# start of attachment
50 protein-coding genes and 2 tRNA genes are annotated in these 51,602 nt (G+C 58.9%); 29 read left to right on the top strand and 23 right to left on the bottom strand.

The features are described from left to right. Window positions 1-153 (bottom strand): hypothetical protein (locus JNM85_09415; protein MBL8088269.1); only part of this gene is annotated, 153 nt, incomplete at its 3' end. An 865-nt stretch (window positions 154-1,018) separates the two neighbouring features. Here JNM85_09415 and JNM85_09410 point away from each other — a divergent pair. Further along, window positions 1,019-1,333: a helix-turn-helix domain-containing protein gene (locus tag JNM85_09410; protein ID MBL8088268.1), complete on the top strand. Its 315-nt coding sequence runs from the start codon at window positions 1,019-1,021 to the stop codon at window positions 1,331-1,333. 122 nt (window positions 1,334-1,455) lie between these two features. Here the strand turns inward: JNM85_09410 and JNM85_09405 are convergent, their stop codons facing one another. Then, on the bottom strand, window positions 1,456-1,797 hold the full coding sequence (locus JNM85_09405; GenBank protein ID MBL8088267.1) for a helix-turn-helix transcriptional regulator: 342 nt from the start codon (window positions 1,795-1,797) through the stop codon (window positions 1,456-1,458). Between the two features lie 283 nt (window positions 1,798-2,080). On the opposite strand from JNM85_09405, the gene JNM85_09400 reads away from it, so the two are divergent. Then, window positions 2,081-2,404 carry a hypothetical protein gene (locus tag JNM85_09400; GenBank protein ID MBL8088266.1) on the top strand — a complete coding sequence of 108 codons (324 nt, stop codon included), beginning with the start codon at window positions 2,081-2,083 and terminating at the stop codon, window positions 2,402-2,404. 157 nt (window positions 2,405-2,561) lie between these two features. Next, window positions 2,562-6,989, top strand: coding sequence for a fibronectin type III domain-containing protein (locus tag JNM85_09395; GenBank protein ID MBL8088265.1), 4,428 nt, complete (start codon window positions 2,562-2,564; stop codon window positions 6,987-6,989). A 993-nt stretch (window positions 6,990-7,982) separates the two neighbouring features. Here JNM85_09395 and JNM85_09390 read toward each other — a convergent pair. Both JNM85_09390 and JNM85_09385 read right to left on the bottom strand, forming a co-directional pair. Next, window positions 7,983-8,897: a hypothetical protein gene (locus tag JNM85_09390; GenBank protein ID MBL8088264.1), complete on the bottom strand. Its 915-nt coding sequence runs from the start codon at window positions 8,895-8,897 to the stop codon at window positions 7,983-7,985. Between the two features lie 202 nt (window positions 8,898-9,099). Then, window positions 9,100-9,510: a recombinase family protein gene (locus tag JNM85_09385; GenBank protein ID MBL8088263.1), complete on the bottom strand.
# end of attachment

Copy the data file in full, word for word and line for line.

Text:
50 protein-coding genes and 2 tRNA genes are annotated in these 51,602 nt (G+C 58.9%); 29 read left to right on the top strand and 23 right to left on the bottom strand.

The features are described from left to right. Window positions 1-153 (bottom strand): hypothetical protein (locus JNM85_09415; protein MBL8088269.1); only part of this gene is annotated, 153 nt, incomplete at its 3' end. An 865-nt stretch (window positions 154-1,018) separates the two neighbouring features. Here JNM85_09415 and JNM85_09410 point away from each other — a divergent pair. Further along, window positions 1,019-1,333: a helix-turn-helix domain-containing protein gene (locus tag JNM85_09410; protein ID MBL8088268.1), complete on the top strand. Its 315-nt coding sequence runs from the start codon at window positions 1,019-1,021 to the stop codon at window positions 1,331-1,333. 122 nt (window positions 1,334-1,455) lie between these two features. Here the strand turns inward: JNM85_09410 and JNM85_09405 are convergent, their stop codons facing one another. Then, on the bottom strand, window positions 1,456-1,797 hold the full coding sequence (locus JNM85_09405; GenBank protein ID MBL8088267.1) for a helix-turn-helix transcriptional regulator: 342 nt from the start codon (window positions 1,795-1,797) through the stop codon (window positions 1,456-1,458). Between the two features lie 283 nt (window positions 1,798-2,080). On the opposite strand from JNM85_09405, the gene JNM85_09400 reads away from it, so the two are divergent. Then, window positions 2,081-2,404 carry a hypothetical protein gene (locus tag JNM85_09400; GenBank protein ID MBL8088266.1) on the top strand — a complete coding sequence of 108 codons (324 nt, stop codon included), beginning with the start codon at window positions 2,081-2,083 and terminating at the stop codon, window positions 2,402-2,404. 157 nt (window positions 2,405-2,561) lie between these two features. Next, window positions 2,562-6,989, top strand: coding sequence for a fibronectin type III domain-containing protein (locus tag JNM85_09395; GenBank protein ID MBL8088265.1), 4,428 nt, complete (start codon window positions 2,562-2,564; stop codon window positions 6,987-6,989). A 993-nt stretch (window positions 6,990-7,982) separates the two neighbouring features. Here JNM85_09395 and JNM85_09390 read toward each other — a convergent pair. Both JNM85_09390 and JNM85_09385 read right to left on the bottom strand, forming a co-directional pair. Next, window positions 7,983-8,897: a hypothetical protein gene (locus tag JNM85_09390; GenBank protein ID MBL8088264.1), complete on the bottom strand. Its 915-nt coding sequence runs from the start codon at window positions 8,895-8,897 to the stop codon at window positions 7,983-7,985. Between the two features lie 202 nt (window positions 8,898-9,099). Then, window positions 9,100-9,510: a recombinase family protein gene (locus tag JNM85_09385; GenBank protein ID MBL8088263.1), complete on the bottom strand.